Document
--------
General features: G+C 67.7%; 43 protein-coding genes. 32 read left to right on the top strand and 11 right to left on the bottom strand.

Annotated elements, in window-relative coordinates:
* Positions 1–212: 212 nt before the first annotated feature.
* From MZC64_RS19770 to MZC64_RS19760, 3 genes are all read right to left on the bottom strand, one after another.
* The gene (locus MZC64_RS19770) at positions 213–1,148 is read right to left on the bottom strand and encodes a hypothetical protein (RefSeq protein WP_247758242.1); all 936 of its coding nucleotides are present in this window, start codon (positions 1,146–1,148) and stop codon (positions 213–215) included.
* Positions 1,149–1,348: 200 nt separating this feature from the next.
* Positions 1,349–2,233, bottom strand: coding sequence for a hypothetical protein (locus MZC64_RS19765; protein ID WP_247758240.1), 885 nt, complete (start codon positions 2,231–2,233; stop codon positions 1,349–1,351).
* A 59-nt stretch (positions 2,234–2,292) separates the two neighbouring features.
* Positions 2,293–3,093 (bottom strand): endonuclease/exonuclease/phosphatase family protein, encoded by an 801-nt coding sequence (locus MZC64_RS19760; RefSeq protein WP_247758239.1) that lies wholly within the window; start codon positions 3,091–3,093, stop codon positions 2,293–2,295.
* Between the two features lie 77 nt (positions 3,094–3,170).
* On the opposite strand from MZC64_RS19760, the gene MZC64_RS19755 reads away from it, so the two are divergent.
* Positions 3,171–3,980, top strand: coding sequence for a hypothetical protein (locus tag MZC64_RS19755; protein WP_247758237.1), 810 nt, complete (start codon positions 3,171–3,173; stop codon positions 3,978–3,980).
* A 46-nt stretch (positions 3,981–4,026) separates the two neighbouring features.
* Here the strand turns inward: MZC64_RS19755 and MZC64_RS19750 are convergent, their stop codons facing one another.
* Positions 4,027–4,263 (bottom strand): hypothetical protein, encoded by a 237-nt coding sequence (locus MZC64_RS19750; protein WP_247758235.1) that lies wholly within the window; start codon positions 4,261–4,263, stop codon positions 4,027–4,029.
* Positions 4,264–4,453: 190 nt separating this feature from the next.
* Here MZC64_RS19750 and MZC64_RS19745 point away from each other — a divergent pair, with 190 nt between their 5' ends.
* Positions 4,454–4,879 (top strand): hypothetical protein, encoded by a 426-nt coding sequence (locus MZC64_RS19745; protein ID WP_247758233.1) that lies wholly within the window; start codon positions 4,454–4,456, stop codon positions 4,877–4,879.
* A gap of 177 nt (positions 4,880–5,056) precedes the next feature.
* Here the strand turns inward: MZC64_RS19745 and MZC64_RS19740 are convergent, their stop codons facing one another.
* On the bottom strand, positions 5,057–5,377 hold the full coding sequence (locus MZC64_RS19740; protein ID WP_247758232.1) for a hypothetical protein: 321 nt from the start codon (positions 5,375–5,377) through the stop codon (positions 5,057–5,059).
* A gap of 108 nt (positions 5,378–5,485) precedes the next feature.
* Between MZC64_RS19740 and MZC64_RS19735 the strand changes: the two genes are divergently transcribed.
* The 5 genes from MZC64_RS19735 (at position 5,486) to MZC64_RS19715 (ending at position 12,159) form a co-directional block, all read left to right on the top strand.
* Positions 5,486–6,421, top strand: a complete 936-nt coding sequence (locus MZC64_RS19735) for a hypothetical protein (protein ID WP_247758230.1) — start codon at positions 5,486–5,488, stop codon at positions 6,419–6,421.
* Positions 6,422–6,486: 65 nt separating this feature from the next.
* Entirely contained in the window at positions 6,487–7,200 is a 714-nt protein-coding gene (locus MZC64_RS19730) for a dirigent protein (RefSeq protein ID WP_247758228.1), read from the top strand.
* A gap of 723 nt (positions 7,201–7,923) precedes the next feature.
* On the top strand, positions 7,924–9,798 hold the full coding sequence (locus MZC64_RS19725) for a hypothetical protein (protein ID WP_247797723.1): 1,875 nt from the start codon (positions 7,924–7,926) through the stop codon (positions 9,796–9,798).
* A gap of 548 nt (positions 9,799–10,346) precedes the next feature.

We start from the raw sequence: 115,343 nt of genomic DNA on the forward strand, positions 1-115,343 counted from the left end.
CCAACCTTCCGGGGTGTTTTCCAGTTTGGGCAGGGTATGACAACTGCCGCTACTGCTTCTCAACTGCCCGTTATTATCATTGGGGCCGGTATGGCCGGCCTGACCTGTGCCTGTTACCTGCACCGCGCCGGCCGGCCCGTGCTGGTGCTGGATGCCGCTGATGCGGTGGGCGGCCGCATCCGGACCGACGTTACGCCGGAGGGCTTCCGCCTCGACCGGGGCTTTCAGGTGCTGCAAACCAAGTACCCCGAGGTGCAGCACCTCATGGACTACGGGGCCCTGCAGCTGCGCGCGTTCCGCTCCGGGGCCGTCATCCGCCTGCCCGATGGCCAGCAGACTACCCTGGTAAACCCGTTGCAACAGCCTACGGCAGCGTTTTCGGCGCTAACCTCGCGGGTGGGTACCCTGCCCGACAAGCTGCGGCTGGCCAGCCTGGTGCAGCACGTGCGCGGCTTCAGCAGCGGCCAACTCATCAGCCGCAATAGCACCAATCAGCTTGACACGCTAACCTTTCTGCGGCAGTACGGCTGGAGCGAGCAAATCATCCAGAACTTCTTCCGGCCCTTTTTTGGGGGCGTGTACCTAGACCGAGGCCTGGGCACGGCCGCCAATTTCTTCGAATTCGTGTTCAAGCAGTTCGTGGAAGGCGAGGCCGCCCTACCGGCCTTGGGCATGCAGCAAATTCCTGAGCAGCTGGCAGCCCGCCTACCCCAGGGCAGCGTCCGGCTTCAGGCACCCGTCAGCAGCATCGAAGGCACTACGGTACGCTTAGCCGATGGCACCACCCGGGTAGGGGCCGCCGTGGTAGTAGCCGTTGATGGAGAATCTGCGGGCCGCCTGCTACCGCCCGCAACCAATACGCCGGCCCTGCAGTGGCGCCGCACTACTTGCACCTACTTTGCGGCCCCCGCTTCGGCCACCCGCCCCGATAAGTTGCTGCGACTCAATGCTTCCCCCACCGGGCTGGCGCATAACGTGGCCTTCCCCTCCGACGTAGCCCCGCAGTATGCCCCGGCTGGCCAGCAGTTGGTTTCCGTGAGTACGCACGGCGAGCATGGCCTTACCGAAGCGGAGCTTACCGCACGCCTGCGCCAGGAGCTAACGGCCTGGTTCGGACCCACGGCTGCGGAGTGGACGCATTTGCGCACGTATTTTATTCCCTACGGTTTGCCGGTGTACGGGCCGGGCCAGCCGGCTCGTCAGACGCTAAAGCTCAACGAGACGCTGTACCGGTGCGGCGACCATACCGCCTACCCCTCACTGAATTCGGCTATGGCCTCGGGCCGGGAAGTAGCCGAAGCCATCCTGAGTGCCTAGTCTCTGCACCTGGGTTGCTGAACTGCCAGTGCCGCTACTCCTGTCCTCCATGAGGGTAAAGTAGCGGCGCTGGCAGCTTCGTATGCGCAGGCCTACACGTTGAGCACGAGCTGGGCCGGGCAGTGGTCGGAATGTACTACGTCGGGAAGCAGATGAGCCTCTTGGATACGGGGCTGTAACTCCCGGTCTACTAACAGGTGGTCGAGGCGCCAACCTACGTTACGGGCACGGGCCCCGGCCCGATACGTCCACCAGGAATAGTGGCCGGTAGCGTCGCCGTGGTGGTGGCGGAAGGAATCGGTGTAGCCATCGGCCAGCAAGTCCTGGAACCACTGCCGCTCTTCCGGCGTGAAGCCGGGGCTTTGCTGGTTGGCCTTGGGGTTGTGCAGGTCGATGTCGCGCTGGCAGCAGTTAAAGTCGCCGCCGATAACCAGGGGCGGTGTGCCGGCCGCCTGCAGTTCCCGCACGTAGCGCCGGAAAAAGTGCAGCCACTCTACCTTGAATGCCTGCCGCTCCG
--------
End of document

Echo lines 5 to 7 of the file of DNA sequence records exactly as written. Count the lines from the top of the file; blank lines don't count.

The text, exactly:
* The gene (locus MZC64_RS19770) at positions 213–1,148 is read right to left on the bottom strand and encodes a hypothetical protein (RefSeq protein WP_247758242.1); all 936 of its coding nucleotides are present in this window, start codon (positions 1,146–1,148) and stop codon (positions 213–215) included.
* Positions 1,149–1,348: 200 nt separating this feature from the next.
* Positions 1,349–2,233, bottom strand: coding sequence for a hypothetical protein (locus MZC64_RS19765; protein ID WP_247758240.1), 885 nt, complete (start codon positions 2,231–2,233; stop codon positions 1,349–1,351).